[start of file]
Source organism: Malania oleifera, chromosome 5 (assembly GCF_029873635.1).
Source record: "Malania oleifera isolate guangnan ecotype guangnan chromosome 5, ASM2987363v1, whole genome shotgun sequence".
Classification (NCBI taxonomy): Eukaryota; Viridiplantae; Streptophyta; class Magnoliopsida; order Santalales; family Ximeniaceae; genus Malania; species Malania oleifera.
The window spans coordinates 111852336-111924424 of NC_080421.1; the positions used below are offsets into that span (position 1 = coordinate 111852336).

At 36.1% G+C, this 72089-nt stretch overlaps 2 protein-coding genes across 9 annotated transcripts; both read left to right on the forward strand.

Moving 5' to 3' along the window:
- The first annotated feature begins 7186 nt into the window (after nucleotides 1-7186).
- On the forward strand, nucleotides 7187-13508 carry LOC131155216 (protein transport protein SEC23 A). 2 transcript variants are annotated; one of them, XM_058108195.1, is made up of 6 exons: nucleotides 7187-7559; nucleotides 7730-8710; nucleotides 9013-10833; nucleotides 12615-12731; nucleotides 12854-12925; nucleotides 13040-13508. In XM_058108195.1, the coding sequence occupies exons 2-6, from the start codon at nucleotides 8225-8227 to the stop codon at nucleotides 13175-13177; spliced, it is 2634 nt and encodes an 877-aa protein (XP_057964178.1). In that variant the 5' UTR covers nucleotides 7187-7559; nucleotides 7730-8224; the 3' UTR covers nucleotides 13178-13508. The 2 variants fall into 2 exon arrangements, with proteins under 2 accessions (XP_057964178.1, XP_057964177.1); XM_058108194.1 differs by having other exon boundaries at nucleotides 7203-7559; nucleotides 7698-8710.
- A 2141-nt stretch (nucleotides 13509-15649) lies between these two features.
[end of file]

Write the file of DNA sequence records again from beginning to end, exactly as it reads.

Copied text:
Source organism: Malania oleifera, chromosome 5 (assembly GCF_029873635.1).
Source record: "Malania oleifera isolate guangnan ecotype guangnan chromosome 5, ASM2987363v1, whole genome shotgun sequence".
Classification (NCBI taxonomy): Eukaryota; Viridiplantae; Streptophyta; class Magnoliopsida; order Santalales; family Ximeniaceae; genus Malania; species Malania oleifera.
The window spans coordinates 111852336-111924424 of NC_080421.1; the positions used below are offsets into that span (position 1 = coordinate 111852336).

At 36.1% G+C, this 72089-nt stretch overlaps 2 protein-coding genes across 9 annotated transcripts; both read left to right on the forward strand.

Moving 5' to 3' along the window:
- The first annotated feature begins 7186 nt into the window (after nucleotides 1-7186).
- On the forward strand, nucleotides 7187-13508 carry LOC131155216 (protein transport protein SEC23 A). 2 transcript variants are annotated; one of them, XM_058108195.1, is made up of 6 exons: nucleotides 7187-7559; nucleotides 7730-8710; nucleotides 9013-10833; nucleotides 12615-12731; nucleotides 12854-12925; nucleotides 13040-13508. In XM_058108195.1, the coding sequence occupies exons 2-6, from the start codon at nucleotides 8225-8227 to the stop codon at nucleotides 13175-13177; spliced, it is 2634 nt and encodes an 877-aa protein (XP_057964178.1). In that variant the 5' UTR covers nucleotides 7187-7559; nucleotides 7730-8224; the 3' UTR covers nucleotides 13178-13508. The 2 variants fall into 2 exon arrangements, with proteins under 2 accessions (XP_057964178.1, XP_057964177.1); XM_058108194.1 differs by having other exon boundaries at nucleotides 7203-7559; nucleotides 7698-8710.
- A 2141-nt stretch (nucleotides 13509-15649) lies between these two features.